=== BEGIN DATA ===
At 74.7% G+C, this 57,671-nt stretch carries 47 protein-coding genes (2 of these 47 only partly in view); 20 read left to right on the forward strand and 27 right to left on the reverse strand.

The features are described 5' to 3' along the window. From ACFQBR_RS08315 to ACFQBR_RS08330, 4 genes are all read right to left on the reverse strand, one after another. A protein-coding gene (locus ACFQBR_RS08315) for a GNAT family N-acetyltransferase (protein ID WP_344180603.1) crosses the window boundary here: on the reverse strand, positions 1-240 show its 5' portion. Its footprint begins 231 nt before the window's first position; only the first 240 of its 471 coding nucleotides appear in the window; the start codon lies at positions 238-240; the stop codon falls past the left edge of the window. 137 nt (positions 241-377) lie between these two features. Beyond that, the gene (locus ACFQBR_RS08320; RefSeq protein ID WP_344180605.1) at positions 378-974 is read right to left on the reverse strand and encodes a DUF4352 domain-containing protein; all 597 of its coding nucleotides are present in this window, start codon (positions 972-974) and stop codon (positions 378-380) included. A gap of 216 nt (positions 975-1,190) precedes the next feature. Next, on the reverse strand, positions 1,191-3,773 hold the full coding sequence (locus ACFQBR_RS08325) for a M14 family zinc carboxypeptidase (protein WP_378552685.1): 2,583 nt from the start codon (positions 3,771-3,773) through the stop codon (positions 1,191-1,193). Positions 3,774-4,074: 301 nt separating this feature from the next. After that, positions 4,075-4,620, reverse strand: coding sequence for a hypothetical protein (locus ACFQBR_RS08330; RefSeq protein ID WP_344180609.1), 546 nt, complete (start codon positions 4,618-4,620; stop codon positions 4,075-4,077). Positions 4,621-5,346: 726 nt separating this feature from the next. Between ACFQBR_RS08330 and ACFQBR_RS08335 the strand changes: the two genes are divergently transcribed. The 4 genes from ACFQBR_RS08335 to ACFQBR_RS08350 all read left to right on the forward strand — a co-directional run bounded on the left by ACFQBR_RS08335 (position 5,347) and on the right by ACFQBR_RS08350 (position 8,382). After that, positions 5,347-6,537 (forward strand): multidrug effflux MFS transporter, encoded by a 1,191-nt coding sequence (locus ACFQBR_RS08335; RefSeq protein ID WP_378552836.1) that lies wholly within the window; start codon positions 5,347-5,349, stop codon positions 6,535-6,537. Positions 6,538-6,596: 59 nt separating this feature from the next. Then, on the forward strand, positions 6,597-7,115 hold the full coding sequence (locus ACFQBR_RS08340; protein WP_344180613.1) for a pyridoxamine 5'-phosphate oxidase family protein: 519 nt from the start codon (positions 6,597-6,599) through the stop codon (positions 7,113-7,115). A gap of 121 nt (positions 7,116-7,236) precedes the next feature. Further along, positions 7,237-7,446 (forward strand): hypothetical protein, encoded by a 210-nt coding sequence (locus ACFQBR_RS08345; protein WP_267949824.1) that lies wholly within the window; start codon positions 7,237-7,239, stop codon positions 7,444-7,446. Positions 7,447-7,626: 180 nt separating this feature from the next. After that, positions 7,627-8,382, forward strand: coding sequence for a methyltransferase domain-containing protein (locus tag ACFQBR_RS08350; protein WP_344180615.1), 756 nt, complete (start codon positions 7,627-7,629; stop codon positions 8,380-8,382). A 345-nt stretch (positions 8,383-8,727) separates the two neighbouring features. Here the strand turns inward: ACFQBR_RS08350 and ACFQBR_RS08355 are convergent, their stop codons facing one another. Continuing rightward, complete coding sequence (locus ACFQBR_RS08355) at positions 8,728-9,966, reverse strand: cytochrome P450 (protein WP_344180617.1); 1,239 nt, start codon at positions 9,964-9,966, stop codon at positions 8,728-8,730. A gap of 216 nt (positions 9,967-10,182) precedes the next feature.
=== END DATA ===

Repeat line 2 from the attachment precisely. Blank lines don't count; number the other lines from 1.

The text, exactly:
The features are described 5' to 3' along the window. From ACFQBR_RS08315 to ACFQBR_RS08330, 4 genes are all read right to left on the reverse strand, one after another. A protein-coding gene (locus ACFQBR_RS08315) for a GNAT family N-acetyltransferase (protein ID WP_344180603.1) crosses the window boundary here: on the reverse strand, positions 1-240 show its 5' portion. Its footprint begins 231 nt before the window's first position; only the first 240 of its 471 coding nucleotides appear in the window; the start codon lies at positions 238-240; the stop codon falls past the left edge of the window. 137 nt (positions 241-377) lie between these two features. Beyond that, the gene (locus ACFQBR_RS08320; RefSeq protein ID WP_344180605.1) at positions 378-974 is read right to left on the reverse strand and encodes a DUF4352 domain-containing protein; all 597 of its coding nucleotides are present in this window, start codon (positions 972-974) and stop codon (positions 378-380) included. A gap of 216 nt (positions 975-1,190) precedes the next feature. Next, on the reverse strand, positions 1,191-3,773 hold the full coding sequence (locus ACFQBR_RS08325) for a M14 family zinc carboxypeptidase (protein WP_378552685.1): 2,583 nt from the start codon (positions 3,771-3,773) through the stop codon (positions 1,191-1,193). Positions 3,774-4,074: 301 nt separating this feature from the next. After that, positions 4,075-4,620, reverse strand: coding sequence for a hypothetical protein (locus ACFQBR_RS08330; RefSeq protein ID WP_344180609.1), 546 nt, complete (start codon positions 4,618-4,620; stop codon positions 4,075-4,077). Positions 4,621-5,346: 726 nt separating this feature from the next. Between ACFQBR_RS08330 and ACFQBR_RS08335 the strand changes: the two genes are divergently transcribed. The 4 genes from ACFQBR_RS08335 to ACFQBR_RS08350 all read left to right on the forward strand — a co-directional run bounded on the left by ACFQBR_RS08335 (position 5,347) and on the right by ACFQBR_RS08350 (position 8,382). After that, positions 5,347-6,537 (forward strand): multidrug effflux MFS transporter, encoded by a 1,191-nt coding sequence (locus ACFQBR_RS08335; RefSeq protein ID WP_378552836.1) that lies wholly within the window; start codon positions 5,347-5,349, stop codon positions 6,535-6,537. Positions 6,538-6,596: 59 nt separating this feature from the next. Then, on the forward strand, positions 6,597-7,115 hold the full coding sequence (locus ACFQBR_RS08340; protein WP_344180613.1) for a pyridoxamine 5'-phosphate oxidase family protein: 519 nt from the start codon (positions 6,597-6,599) through the stop codon (positions 7,113-7,115). A gap of 121 nt (positions 7,116-7,236) precedes the next feature. Further along, positions 7,237-7,446 (forward strand): hypothetical protein, encoded by a 210-nt coding sequence (locus ACFQBR_RS08345; protein WP_267949824.1) that lies wholly within the window; start codon positions 7,237-7,239, stop codon positions 7,444-7,446. Positions 7,447-7,626: 180 nt separating this feature from the next. After that, positions 7,627-8,382, forward strand: coding sequence for a methyltransferase domain-containing protein (locus tag ACFQBR_RS08350; protein WP_344180615.1), 756 nt, complete (start codon positions 7,627-7,629; stop codon positions 8,380-8,382). A 345-nt stretch (positions 8,383-8,727) separates the two neighbouring features. Here the strand turns inward: ACFQBR_RS08350 and ACFQBR_RS08355 are convergent, their stop codons facing one another. Continuing rightward, complete coding sequence (locus ACFQBR_RS08355) at positions 8,728-9,966, reverse strand: cytochrome P450 (protein WP_344180617.1); 1,239 nt, start codon at positions 9,964-9,966, stop codon at positions 8,728-8,730. A gap of 216 nt (positions 9,967-10,182) precedes the next feature.